Talk

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Comments 16 comments

sensu0s profile image

sensu0s 7 years ago

Disabled people are looked down upon by many people, that's right. Most of them even don't know how to treat a disabled person. I appreciate you for finding time to write such a valuable hub.


G Miah profile image

G Miah 7 years ago from Muslim Nation Author

Thanks sensu0s. I went on a disability awareness training course, and i believe everyone should be aware and understand about disability, thank you for reading it.


christalluna1124 profile image

christalluna1124 7 years ago from Dallas Texas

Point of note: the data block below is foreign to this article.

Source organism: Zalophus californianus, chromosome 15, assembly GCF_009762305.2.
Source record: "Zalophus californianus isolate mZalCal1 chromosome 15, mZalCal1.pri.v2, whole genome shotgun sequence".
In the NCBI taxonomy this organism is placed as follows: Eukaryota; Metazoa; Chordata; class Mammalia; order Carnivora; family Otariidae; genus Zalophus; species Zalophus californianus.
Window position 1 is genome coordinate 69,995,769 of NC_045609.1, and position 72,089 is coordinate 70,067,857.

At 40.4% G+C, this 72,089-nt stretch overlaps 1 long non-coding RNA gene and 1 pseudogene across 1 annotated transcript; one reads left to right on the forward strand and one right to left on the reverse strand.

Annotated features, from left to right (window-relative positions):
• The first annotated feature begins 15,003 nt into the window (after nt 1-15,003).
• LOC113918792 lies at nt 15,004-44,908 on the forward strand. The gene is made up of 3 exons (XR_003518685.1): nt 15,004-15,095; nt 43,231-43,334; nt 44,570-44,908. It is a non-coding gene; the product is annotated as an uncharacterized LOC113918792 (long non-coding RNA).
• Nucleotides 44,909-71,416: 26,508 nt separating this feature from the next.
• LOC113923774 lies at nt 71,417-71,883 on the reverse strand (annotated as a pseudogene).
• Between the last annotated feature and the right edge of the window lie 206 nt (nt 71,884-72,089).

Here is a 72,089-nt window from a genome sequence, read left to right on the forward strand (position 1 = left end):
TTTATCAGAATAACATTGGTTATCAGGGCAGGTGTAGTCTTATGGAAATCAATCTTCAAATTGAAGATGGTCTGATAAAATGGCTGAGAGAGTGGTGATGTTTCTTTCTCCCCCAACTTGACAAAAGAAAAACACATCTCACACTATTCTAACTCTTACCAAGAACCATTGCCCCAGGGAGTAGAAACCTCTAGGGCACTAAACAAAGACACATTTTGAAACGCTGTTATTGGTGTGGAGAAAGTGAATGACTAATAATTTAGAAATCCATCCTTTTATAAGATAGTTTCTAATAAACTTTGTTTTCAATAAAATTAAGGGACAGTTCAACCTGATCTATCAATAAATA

G Miah,

Thank you for writing a very informative and touching. I have been disabled for over 10 1/2 years. I suffer from manic depressive illness, clinical depression, panic disorder, and crippling arthritis. I became disabled at about 34 years of age. Since that time my old friends do not come around, I guess they don't know what to say. I had a wonderful carrer in the criminal justice system and the federal and state courts. Now I mostly stay at home. But I facilitate two support groups and have made many friends that suffer the same illness as I. But it is appreciating to see someone like yourself see me still as human and with dignity and worth. I always remember to say "I'm a person with manic depressive illness" instead of I'm manic depressive. There is much more to me than my illness. I am now also a trained Master Teacher for adults and children suffering from mental diabilities.

Warmest regards, christal


G Miah profile image

G Miah 7 years ago from Muslim Nation Author